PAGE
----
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War Declared on "War on Salt"

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Last week, writes Melinda Wenner Moyer of Scientific American, "a meta-analysis of seven studies involving a total of 6,250 subjects in the American Journal of Hypertension found no strong evidence that cutting salt intake reduces the risk for heart attacks, strokes or death in people with normal or high blood pressure."

Wenner Moyer asserts that "the correlation between salt intake and poor health has remained tenuous" over the years, pointing out that "for every study that suggests that salt is unhealthy, another does not."

We've been told to reduce our sodium consumption in no uncertain terms:

And companies that make the things that go in, around, or near our mouths -- Heinz, Starbucks, Kraft, Unilever, and many others -- agreed to reduce sodium levels in their foods by 25% over five years. And, perhaps most visibly, Walmart has begun an initiative in concert with the White House to cut the sodium in its packaged foods by 25%.

At the time, Reuters reported that "US researchers found recently that cutting salt intake by nearly 10 percent could prevent hundreds of thousands of heart attacks and strokes over several decades and save the United States $32 billion in healthcare costs."

"It's tough to nail these associations," Lawrence Appel, an epidemiologist at Johns Hopkins University and the chair of the salt committee for the 2010 Dietary Guidelines for Americans, tells Wenner Moyer.

She notes:

One oft-cited 1987 study published in the Journal of Chronic Diseases reported that the number of people who experience drops in blood pressure after eating high-salt diets almost equals the number who experience blood pressure spikes; many stay exactly the same. That is because "the human kidney is made, by design, to vary the accretion of salt based on the amount you take in," explains Michael Alderman, an epidemiologist at the Albert Einstein College of Medicine and former president of the International Society of Hypertension.

Recently, we spoke with Morton Satin, Vice President of Science and Research at the Salt Institute, the North American trade association for, as the name suggests, the salt industry.

“As an industry, we’re really pretty sanguine about [the anti-salt movement],” Satin said.

Satin maintained that “human physiology answers to a much higher authority than dietary guidelines put out by the government,” and that the body has an “innate salt appetite,” which ensures consumption will never drop below a certain level.

“We have biological functions to handle salt. Salt is an essential nutrient, and will always be used in a certain amount,” Satin said. “The data shows that the entire world -- and that’s every single country -- consumes salt within a very narrow range, somewhere between eight and twelve grams per day. What the new dietary guidelines are recommending is for 50% of the US population to go down to four grams and for the other 50% to go down six grams. That’s lower than anywhere else in the world and lower than any other time in recorded history, and we’re going to be the guinea pigs in a 300 million-person clinical trial.”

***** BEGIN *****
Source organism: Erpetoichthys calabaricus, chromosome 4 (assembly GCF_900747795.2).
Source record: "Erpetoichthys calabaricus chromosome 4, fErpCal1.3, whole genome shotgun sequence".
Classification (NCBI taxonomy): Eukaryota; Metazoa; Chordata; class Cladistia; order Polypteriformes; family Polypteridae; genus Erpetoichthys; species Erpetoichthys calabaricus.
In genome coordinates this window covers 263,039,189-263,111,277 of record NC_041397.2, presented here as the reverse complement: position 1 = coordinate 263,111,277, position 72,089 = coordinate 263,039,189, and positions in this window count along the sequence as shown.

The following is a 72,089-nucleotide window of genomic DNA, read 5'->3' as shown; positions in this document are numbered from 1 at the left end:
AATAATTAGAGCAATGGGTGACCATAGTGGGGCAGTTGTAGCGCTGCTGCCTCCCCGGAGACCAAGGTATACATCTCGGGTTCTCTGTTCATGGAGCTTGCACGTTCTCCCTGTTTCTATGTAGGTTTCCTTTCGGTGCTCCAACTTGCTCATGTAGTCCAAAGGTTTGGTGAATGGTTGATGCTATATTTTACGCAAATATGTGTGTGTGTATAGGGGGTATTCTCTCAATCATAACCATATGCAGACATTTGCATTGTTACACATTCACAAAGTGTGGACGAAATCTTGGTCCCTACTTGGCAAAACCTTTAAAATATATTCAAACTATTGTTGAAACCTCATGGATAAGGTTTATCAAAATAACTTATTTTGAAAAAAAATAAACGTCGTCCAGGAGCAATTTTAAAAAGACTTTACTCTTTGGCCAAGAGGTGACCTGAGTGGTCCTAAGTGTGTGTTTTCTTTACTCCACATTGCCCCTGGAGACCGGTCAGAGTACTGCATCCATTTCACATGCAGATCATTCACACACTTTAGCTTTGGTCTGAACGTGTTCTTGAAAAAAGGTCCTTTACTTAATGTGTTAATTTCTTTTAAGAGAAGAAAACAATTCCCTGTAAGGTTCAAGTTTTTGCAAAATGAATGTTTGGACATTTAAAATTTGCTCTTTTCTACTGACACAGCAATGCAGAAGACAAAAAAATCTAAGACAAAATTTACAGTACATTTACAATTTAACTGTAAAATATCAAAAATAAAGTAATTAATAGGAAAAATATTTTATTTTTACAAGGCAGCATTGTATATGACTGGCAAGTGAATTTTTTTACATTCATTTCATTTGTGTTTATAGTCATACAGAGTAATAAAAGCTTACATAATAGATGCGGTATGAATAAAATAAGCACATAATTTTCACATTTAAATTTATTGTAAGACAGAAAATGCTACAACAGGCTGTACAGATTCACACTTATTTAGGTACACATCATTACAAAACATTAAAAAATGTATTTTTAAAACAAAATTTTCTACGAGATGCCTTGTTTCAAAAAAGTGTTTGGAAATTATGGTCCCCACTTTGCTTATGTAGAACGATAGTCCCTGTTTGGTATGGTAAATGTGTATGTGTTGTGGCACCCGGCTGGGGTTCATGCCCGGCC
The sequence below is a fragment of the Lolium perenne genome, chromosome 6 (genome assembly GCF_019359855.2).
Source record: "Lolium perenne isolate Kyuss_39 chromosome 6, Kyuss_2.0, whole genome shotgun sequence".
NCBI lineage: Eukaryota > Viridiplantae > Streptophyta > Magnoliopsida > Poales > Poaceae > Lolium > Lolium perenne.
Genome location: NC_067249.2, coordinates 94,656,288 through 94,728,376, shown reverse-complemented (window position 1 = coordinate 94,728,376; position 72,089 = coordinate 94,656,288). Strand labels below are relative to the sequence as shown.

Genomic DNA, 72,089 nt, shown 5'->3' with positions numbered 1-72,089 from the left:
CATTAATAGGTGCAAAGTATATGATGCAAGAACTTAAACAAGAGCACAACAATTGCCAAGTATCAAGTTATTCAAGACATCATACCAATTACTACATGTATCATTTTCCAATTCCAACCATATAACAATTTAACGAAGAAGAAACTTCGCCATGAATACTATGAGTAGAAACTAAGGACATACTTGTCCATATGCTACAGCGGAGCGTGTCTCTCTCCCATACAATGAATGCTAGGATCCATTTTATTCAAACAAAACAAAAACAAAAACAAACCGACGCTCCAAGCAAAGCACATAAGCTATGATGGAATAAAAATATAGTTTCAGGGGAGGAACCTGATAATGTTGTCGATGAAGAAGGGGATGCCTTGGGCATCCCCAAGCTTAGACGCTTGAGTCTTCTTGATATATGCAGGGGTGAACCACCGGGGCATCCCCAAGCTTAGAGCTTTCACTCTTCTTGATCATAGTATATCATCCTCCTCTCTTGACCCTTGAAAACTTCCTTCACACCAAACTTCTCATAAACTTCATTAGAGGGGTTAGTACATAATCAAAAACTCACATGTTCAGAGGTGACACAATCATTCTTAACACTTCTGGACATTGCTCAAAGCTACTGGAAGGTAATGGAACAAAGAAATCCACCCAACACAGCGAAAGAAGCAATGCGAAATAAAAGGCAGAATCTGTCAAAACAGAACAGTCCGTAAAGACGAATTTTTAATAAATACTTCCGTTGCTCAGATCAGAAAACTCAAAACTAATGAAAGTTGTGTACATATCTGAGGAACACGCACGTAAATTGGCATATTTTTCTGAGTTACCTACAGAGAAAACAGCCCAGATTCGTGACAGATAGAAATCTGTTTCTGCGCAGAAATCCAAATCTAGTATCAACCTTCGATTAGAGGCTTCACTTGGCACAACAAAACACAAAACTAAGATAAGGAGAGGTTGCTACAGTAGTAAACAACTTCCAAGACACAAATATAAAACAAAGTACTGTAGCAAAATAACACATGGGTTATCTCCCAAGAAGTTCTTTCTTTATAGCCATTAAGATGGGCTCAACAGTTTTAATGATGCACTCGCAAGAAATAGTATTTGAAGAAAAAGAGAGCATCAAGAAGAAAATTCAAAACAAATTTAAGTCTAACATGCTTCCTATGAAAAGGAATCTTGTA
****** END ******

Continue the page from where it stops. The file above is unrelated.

Table salt is also an effective delivery system for iodine, the absence of which can be catastrophic.

“Everybody talks about eradicating polio and the space program, while most people don’t know that iodized salt was one of the greatest triumphs of the 20th century,” Satin said. “Iodized salt has been key in reducing mental retardation in children. The fact is, if we hadn’t added iodine to salt back in 1924, we may never have had the intellect to get to the moon.”

Satin also pointed out that, “as salt levels in food go down, the usage of table salt goes up.”

“When you want to fatten an animal, you cut down the salt. They keep eating and eating; they’re never satisfied. With human beings, if you cut the salt too much, you’ll end up exacerbating the obesity problem,” he said.

In a post on the Salt Institute’s website, Satin offered this example:

When we cut the nicotine out of cigarettes, people smoked far more; when we cut the sugar out of soft drinks, people swilled tons more low-cal beverages; when we cut the fat out of foods, people gorged themselves on low-fat, no-fat foods to such an extent, they ushered in the current obesity epidemic.

Satin also said salt intake cannot be reduced purely by market forces, as happened in the 1950s.

“The big reduction came after the end of World War II, when we almost halved our salt consumption,” he explained. “That came about because of refrigeration. Nobody was forced to drop salt, but salt was no longer the only method of food preservation.”

Subway corporate dietician Lanette Kovachi told restaurant-business publication that part of the challenge in reducing sodium has to do with the natural processes that occur during preparation -- bread requires salt to limit yeast development, and the proteins in cured meats would quickly go rancid without salt. And a Starbucks spokesperson said the primary source of sodium in its beverages comes from that which occurs naturally in dairy products.

“People say, ‘Well, you’re from the Salt Institute, why should we believe you? You’re just an industry stooge,’” Satin concluded. “But Walter Willett out of Harvard University, arguably the most famous nutritionist in the country, came out with a study that showed salt consumption has remained flat for the past four, four-and-a-half decades, while hypertension and heart disease have gone up. Why?”
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